Give or take 6000-8000 recruitment company registrations at Companies House a year, to add to the 340000 that are already there, by and large, Google for Jobs is a bonus. The move toward the micro recruiter is massive, with one-person companies and two-three people companies that have zero ambition to be the next Adecco or Michael Page. They are in the ‘niche niche’. They are also being joined by the larger firms that give their best recruiters subsidiary setups, aka the masterstroke of the S3 Group model or Branson model.


Recruiters will come and go for the same reasons as before, and so will job boards. There may be some recruiters that merge or scale back their riskier desks. You know, the ones where the ad says you can bill £1m, and when you get there, the territory split means you get the clients beginning with the letter X, Y and Z on every second Tuesday of the month.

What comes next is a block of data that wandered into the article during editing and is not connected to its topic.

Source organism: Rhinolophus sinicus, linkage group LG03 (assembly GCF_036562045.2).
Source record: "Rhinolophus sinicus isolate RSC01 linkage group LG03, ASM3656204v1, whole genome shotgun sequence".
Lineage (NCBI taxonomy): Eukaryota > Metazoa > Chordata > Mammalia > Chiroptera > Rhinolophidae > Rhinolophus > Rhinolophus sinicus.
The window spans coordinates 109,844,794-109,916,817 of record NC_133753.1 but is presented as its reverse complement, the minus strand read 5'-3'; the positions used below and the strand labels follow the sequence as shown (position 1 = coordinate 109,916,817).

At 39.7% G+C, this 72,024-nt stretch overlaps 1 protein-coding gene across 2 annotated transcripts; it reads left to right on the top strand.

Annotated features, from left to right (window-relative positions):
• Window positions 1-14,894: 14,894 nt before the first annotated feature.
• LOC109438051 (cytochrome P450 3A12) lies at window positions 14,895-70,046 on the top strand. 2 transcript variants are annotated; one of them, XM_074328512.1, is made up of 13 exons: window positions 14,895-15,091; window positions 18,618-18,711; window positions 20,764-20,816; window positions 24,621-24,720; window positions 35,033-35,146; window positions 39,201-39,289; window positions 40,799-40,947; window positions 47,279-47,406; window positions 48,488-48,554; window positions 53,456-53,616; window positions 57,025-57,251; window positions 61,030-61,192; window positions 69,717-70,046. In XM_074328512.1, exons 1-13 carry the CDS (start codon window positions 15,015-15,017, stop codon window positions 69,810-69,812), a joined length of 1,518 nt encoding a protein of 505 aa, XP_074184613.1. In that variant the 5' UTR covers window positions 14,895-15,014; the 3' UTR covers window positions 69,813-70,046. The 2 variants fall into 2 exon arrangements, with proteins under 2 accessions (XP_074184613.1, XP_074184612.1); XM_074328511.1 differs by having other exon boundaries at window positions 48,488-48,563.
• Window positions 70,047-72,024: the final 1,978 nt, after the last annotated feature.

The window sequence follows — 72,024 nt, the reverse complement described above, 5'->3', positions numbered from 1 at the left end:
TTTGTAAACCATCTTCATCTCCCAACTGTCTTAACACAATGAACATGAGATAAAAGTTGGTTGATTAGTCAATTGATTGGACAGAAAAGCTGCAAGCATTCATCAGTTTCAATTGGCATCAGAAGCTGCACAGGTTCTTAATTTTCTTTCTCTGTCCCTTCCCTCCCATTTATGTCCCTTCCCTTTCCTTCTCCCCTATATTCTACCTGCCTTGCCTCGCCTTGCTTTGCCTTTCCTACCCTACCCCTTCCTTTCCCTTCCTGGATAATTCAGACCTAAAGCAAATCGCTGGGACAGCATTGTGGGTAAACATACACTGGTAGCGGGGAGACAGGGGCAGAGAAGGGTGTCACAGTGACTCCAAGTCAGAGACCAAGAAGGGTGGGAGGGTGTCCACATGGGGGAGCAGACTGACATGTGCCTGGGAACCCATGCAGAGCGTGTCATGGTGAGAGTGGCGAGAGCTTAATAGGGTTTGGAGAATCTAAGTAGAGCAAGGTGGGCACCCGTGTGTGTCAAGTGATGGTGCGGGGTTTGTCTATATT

At RecruiterWEB, we see it as welcome. A welcome service to reduce recruiters’ needs to take on the “dog of a job” jobs, where the job spec is as dull as dishwater, the pay as poor as Big Issue seller wages, the employer brand is a whistleblower call away from a public outcry, and you have to compete with 100 PSL members on that oh-so-exclusive deal HR set up for you.


Back to reality


It is a job advertising service. If it harms any recruiters, it harms permanent recruiters of the variety that can only post jobs to job boards, such as Adecco, Hays, and Manpower, etc. Then you could be up merger creek with a “let’s merge” paddle.


If you are a niche market recruiter, you will still have a niche where the majority of your candidates are in full employment and do not jump on to Google every five minutes looking for work, despite the claims. If you are a ‘NicheNiche’ recruiter, you know it is all about getting the candidate proactively.


Plus, if candidates did go to Google for daily job changes, are they not the ones who you pay out rebates to when they rely once too often on their “cat ate my bus pass” excuse, which is why they were late 30 times in their first 23 days? Yes, they even took the Mickey on some lunch breaks and were late back, so finally, mild-mannered Mary flips into firing their sorry backside.